Pakistan: Mystery behind unexploited Thar coal


It was in 1992 that the Geological Survey of Pakistan discovered huge deposits of coal – the second largest in the world – in Tharparkar District, Sindh. Thar coal field is estimated to have reserves of 175 billion tons, 68 times higher than Pakistan’s total gas reserves.

Thar coal has been declared lignite type, spreads nearly 10,600 square kilometers, with power generation potential of 100,000 MW consuming 536 million tons a year. Experts often say that development of the Thar Coal is the only viable long-term solution for meeting energy demands of the country.


Since price of crude oil is likely to hover around US$100/barrel, the only way out for energy starved Pakistan is to convert the existing power generation units from furnace oil to coal. On a fast track basis — in three to five years — Pakistan’s entire power generation of steam-based power plants can be switched over to coal, saving the country over $10 billion annually at current oil prices.


A visionary approach can wipe out Pakistan’s entire debt in 10 years. However, if we do not move fast, a $200 a barrel of oil price will bankrupt Pakistan and huge civil unrest will prevail. The CWS technology has reached a level where a plasma gasifier can convert the coal to high BTU brown gas for use in gas turbines and soon in large stationary engines.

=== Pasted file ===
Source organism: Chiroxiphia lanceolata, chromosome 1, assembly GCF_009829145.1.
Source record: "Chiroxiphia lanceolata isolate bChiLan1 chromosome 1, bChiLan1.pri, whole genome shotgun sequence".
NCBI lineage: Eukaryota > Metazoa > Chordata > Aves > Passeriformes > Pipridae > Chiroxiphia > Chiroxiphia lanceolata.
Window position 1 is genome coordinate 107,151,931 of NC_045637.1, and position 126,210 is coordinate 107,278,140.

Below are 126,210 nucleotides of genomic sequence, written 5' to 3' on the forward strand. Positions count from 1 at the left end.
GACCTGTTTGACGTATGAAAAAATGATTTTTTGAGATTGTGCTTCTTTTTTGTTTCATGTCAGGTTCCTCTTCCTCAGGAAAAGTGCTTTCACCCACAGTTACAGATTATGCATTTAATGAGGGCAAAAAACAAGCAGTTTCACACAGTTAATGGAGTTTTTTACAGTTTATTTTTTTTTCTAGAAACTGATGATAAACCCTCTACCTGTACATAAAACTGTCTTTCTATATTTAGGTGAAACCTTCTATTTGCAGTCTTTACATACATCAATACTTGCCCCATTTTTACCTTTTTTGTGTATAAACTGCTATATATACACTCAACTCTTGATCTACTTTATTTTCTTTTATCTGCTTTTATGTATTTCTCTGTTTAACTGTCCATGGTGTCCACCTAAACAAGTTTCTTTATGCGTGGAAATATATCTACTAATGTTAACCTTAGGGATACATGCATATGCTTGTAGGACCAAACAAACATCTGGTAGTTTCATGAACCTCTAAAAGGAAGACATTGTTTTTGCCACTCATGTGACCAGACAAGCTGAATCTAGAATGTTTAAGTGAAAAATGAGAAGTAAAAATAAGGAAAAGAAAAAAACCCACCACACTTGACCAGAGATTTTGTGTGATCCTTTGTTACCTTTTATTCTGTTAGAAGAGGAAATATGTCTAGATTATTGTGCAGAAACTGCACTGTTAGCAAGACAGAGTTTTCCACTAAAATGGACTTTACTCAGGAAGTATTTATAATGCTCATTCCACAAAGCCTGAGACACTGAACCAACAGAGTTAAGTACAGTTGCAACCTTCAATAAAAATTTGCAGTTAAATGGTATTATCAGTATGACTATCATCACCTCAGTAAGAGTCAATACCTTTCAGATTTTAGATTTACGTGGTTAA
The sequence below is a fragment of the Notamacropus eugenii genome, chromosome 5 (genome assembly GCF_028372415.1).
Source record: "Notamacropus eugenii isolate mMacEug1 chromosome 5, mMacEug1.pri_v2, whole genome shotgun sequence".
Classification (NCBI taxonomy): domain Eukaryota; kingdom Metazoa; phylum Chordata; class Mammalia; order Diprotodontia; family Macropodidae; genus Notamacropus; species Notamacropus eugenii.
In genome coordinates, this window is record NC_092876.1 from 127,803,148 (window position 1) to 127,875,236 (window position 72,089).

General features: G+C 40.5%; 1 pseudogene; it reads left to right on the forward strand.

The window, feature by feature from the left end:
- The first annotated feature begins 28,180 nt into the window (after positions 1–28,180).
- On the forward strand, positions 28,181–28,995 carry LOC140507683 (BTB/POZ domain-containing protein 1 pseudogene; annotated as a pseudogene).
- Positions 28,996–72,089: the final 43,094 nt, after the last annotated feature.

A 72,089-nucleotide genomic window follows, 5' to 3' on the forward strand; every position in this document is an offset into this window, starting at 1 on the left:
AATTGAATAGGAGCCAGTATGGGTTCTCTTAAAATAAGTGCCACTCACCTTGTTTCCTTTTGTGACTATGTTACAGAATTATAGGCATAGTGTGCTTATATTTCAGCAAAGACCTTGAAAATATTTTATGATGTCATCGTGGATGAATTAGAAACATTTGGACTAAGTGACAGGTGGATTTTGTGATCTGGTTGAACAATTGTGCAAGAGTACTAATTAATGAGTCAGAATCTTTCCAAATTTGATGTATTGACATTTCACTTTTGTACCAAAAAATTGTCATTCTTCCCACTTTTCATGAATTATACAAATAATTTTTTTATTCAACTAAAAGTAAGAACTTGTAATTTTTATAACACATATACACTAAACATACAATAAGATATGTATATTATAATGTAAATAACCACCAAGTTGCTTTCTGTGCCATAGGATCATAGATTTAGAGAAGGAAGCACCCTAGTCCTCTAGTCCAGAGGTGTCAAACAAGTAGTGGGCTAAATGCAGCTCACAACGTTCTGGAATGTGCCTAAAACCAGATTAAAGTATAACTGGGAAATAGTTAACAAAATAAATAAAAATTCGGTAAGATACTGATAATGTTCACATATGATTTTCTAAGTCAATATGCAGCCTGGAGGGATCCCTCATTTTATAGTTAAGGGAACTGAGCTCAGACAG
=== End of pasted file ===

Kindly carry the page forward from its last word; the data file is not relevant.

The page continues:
Pakistan’s leading scientist, Dr Mubarakmand has said that coal reserves are also available in powder form under water and Pakistan could produce 50,000 megawatt electricity and 100 million barrel diesel just through the gasification of these reserves.


Large reserves of coal in Thar can help generate energy to save billions of dollars spent on import of oil. Thar Coal Project which has the potential to change the energy landscape of Pakistan continues to move slowly, thanks to country’s economic managers.There is a perception vested interests are out to ensure it does not happen.

One of the problems is that Thar Coal project needs investment of billions of dollars for infrastructure and development of the field, and the government instead of relying on local talent and funds wants to give contract to aliens giving overriding consideration to personal over national interest. 


They say Pakistan is endowed with enormous natural resources and minerals, if explored and utilized properly; the country can become a self-reliant country and get rid of dependency syndrome. Weak economy, technical resource constraints coupled with flawed decisions of the inept governments have brought the country to the present dismal position.


Given the prohibitive cost of fossil oil, meeting energy needs has become a challenge for both developed and developing countries; and to keep the wheels of industry going every country is obliged to keep this subject on the top of its agenda.


Pakistan is endowed with enormous reserves of coal in Thar, Lakhra and other places, but no serious effort has been made to exploit these coal reserves and establish the coal-fired power plants. It is true there are financial constraints and international pressures on installation of nuclear reactors and generation of electricity. The government should expedite the development of Thar Coal project, which involves much less investment as compared with large reserves.